I have the will to provoke, and so I link to this provocative essay "Science Warriors' Ego Trip" from the Chronicle of Higher Education, by Pulitzer Prize finalist Carlin Romano. From the essay:
The problem with polemicists like (Nonsense on Stilts author Massimo) Pigliucci is that a chasm has opened up between two groups that might loosely be distinguished as "philosophers of science" and "science warriors." Philosophers of science, often operating under the aegis of Thomas Kuhn, recognize that science is a diverse, social enterprise that has changed over time, developed different methodologies in different subsciences, and often advanced by taking putative pseudoscience seriously, as in debunking cold fusion. The science warriors, by contrast, often write as if our science of the moment is isomorphic with knowledge of an objective world-in-itself–Kant be damned!–and any form of inquiry that doesn't fit the writer's criteria of proper science must be banished as "bunk." Pigliucci, typically, hasn't much sympathy for radical philosophies of science. He calls the work of Paul Feyerabend "lunacy," deems Bruno Latour "a fool," and observes that "the great pronouncements of feminist science have fallen as flat as the similarly empty utterances of supporters of intelligent design."
It doesn't have to be this way. The noble enterprise of submitting nonscientific knowledge claims to critical scrutiny–an activity continuous with both philosophy and science–took off in an admirable way in the late 20th century when Paul Kurtz, of the University at Buffalo, established the Committee for the Scientific Investigation of Claims of the Paranormal (Csicop) in May 1976. Csicop soon after launched the marvelous journal Skeptical Inquirer, edited for more than 30 years by Kendrick Frazier.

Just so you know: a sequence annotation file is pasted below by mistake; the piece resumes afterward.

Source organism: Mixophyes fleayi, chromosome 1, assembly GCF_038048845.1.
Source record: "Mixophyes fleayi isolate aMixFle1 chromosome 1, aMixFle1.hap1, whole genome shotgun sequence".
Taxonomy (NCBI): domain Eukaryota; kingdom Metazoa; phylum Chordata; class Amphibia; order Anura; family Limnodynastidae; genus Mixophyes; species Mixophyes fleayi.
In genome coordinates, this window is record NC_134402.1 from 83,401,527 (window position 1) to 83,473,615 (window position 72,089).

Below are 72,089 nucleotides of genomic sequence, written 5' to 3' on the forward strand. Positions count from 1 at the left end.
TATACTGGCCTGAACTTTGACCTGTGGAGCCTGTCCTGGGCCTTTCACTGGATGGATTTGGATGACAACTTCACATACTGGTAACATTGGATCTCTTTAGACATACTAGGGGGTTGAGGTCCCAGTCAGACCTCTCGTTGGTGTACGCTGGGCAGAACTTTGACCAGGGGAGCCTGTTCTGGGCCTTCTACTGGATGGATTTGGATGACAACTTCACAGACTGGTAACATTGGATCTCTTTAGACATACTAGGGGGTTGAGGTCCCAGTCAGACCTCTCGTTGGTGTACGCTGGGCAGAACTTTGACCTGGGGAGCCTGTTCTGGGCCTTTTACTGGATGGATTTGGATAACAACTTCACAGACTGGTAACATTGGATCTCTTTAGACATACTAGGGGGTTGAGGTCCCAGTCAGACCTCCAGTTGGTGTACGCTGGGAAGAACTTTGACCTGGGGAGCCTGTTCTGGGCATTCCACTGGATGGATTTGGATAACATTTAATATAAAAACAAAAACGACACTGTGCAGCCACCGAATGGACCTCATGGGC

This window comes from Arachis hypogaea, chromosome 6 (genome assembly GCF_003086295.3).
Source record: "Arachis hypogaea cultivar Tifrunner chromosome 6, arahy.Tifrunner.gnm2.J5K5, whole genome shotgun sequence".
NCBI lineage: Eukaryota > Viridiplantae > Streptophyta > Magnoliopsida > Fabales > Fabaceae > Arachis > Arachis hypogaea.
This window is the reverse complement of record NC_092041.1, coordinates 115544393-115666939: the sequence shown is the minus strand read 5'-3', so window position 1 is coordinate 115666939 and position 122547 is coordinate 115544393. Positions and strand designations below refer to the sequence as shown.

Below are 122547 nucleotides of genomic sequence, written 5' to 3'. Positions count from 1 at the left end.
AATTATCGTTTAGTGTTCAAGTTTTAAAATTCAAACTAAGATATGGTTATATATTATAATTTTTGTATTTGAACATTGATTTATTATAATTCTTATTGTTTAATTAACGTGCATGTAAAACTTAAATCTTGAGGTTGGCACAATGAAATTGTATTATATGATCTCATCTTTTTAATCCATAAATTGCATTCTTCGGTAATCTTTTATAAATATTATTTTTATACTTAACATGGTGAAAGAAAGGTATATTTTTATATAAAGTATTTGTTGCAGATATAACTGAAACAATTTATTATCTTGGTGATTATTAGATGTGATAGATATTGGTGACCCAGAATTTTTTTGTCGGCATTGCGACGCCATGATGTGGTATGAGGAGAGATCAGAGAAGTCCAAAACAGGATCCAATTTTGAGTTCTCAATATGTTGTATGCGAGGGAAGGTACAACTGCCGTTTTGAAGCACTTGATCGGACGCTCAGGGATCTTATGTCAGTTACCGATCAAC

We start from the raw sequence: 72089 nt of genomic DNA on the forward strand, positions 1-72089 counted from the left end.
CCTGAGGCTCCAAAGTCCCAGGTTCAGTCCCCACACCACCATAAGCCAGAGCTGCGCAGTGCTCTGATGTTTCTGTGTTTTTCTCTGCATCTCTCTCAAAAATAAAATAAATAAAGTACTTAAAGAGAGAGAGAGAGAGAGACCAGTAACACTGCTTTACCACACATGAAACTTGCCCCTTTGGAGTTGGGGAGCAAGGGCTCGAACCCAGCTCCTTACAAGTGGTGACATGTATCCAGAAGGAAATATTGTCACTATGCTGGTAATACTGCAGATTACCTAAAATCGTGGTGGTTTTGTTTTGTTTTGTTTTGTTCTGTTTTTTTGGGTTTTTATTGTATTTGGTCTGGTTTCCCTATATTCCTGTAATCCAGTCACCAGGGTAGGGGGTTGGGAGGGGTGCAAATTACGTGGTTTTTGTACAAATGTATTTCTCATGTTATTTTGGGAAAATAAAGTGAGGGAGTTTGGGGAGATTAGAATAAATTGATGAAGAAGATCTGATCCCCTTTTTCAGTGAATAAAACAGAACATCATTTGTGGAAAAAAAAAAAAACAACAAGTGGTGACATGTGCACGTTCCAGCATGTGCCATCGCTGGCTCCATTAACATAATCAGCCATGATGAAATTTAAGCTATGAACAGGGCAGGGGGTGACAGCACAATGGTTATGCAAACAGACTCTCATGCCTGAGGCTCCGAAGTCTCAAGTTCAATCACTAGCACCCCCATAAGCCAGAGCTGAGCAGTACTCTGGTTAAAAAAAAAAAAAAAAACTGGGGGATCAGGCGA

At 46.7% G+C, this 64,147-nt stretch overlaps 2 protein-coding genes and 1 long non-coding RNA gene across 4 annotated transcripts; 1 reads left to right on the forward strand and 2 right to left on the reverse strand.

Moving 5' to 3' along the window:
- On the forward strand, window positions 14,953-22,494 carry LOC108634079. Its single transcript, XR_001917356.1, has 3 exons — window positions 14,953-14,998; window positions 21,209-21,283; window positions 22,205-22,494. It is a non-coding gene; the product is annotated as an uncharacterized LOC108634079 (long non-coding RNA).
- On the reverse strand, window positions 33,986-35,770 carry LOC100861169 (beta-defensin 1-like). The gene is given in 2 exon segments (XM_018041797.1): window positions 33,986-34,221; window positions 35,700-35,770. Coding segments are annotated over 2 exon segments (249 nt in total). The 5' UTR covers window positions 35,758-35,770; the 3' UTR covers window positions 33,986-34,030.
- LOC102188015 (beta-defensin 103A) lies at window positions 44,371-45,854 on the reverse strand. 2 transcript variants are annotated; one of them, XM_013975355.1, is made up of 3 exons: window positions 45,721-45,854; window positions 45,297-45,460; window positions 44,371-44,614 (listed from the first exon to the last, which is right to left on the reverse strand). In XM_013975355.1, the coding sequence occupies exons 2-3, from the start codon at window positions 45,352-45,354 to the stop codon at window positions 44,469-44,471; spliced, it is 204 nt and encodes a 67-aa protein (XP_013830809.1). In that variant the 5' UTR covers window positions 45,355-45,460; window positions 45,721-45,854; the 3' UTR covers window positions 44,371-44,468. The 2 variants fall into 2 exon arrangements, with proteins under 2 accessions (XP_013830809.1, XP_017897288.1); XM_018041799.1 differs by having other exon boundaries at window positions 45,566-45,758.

Although Pigliucci himself publishes in Skeptical Inquirer, his contributions there exhibit his signature smugness. For an antidote to Pigliucci's overweening scientism 'tude, it's refreshing to consult Kurtz's curtain-raising essay, "Science and the Public," in Science Under Siege (Prometheus Books, 2009, edited by Frazier), which gathers 30 years of the best of Skeptical Inquirer.
Kurtz's commandment might be stated, "Don't mock or ridicule–investigate and explain." He writes: "We attempted to make it clear that we were interested in fair and impartial inquiry, that we were not dogmatic or closed-minded, and that skepticism did not imply a priori rejection of any reasonable claim. Indeed, I insisted that our skepticism was not totalistic or nihilistic about paranormal claims."